UNIDENTIFIED FEMALE: Tremendous. It's really helped. It's I think slowed it down. It's just amazing in my opinion.

DEFATTE: I mean, how many people five years into dementia get to go outside and go for a walk by themselves every day? Not very many.

GUPTA: Cici, I remember when we spoke back in 2019, you were very clear with me that one of your greatest fears was going through the same thing you had seen with your mom and your grandma. Do you still fear that?

C. ZERBE: No, I think I pass that a long time ago.

GUPTA: That's kind of incredible.

C. ZERBE: Yes. And here I am.

GUPTA: Yes, you are. C. ZERBE: Here I am.

GUPTA (voice-over): Coming up, in the five years of making this documentary.

The 20-year-old newlyweds.

(Voice-over): I've met with patients all around the country who were diagnosed or at high risk for this devastating disease.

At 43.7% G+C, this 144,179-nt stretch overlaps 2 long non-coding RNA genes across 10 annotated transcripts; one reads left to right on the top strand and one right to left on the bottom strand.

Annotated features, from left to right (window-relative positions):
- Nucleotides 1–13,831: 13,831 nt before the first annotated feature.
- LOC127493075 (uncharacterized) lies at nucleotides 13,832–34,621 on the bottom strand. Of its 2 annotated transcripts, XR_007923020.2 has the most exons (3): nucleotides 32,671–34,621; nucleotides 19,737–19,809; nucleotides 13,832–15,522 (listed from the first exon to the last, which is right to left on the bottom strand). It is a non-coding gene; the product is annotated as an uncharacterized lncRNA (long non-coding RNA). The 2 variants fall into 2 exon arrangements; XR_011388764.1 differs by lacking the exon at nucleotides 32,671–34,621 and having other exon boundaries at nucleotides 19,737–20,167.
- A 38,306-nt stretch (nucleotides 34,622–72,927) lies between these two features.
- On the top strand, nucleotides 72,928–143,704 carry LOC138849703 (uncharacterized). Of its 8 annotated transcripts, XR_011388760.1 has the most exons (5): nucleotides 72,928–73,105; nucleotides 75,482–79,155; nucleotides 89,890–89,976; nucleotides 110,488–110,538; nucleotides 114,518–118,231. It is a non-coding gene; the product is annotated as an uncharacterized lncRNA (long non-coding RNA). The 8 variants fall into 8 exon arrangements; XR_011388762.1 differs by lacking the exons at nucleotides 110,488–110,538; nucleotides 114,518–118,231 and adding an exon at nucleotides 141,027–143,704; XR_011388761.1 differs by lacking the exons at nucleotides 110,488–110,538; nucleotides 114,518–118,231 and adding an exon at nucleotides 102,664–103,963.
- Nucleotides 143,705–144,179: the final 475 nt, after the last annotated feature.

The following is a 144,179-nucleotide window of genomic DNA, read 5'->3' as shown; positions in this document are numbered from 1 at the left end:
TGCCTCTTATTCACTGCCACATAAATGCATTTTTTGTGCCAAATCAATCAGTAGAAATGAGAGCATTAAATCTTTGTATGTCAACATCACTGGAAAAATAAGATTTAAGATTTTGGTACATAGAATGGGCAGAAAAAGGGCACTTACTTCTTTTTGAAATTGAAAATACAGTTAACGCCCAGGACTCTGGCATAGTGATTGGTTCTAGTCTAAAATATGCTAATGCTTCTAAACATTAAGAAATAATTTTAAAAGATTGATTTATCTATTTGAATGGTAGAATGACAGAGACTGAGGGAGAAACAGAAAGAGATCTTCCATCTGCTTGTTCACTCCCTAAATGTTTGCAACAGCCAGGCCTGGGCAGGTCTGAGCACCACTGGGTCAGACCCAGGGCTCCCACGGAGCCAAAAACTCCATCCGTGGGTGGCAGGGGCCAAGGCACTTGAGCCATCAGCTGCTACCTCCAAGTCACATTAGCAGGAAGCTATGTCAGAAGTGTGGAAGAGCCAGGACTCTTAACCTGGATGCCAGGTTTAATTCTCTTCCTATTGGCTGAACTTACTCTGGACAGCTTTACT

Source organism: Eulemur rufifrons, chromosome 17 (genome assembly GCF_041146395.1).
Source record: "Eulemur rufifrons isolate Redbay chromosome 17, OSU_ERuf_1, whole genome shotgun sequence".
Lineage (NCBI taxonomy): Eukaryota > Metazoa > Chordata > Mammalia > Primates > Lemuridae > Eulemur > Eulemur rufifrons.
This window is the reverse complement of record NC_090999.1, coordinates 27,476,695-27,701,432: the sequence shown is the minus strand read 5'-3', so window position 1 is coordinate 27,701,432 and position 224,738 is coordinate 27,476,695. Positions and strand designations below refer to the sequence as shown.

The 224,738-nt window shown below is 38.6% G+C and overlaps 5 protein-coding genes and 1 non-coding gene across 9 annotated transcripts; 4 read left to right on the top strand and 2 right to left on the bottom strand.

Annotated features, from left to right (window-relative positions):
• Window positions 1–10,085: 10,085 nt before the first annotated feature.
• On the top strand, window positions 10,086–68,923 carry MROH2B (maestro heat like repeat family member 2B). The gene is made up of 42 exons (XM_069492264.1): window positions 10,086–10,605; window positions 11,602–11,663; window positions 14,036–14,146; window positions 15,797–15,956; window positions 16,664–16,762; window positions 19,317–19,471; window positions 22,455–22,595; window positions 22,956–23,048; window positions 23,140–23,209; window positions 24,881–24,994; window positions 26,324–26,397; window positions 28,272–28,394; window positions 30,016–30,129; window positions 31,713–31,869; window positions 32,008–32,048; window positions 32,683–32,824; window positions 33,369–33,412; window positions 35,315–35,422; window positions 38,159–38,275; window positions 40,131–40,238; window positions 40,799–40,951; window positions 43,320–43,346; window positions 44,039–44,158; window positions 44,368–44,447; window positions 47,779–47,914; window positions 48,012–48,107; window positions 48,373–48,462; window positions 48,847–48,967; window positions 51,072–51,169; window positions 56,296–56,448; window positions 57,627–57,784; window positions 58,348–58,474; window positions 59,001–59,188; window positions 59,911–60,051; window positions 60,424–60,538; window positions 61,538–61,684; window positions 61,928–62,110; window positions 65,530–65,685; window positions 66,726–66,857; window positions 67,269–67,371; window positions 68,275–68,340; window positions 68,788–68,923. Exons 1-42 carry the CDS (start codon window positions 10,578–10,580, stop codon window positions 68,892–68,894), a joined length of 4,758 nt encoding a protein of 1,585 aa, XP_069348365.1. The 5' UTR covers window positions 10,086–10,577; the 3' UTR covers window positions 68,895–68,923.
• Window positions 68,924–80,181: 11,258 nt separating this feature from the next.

Do you remember this time in your life, Mike?

(Voice-over): It made me really start to think about my own brain. I have a family history of Alzheimer's as well. Sometimes I feel a little rusty. Sometimes I worry that I make mistakes, that maybe my friends and family are too polite to tell me about.

DR. RICHARD ISAACSON, PREVENTIVE NEUROLOGIST IND. ORG: You're looking at your body composition.

GUPTA: So that's why I decided to do something quite personal.

ISAACSON: Your muscle mass, your body fat.

GUPTA: Quite revealing.

UNIDENTIFIED FEMALE: That wasn't quite right.

GUPTA: I went through a battery of tests to assess my own risk.

ISAACSON: Just like we get a cholesterol test every year and check your blood pressure, got to do the same thing for the brain.

GUPTA: And what did I find?

ISAACSON: I'll just say it.

GUPTA: That's coming up.



GUPTA: So we've made our way to Miami now. By the year 2050 it is expected that more than 152 million people around the world will be diagnosed with Alzheimer's. It's part of the urgency of these researchers and why they're working so hard and so fast to try and get things done.

(Voice-over): That vital work is happening at places like the University of Miami Miller School of Medicine.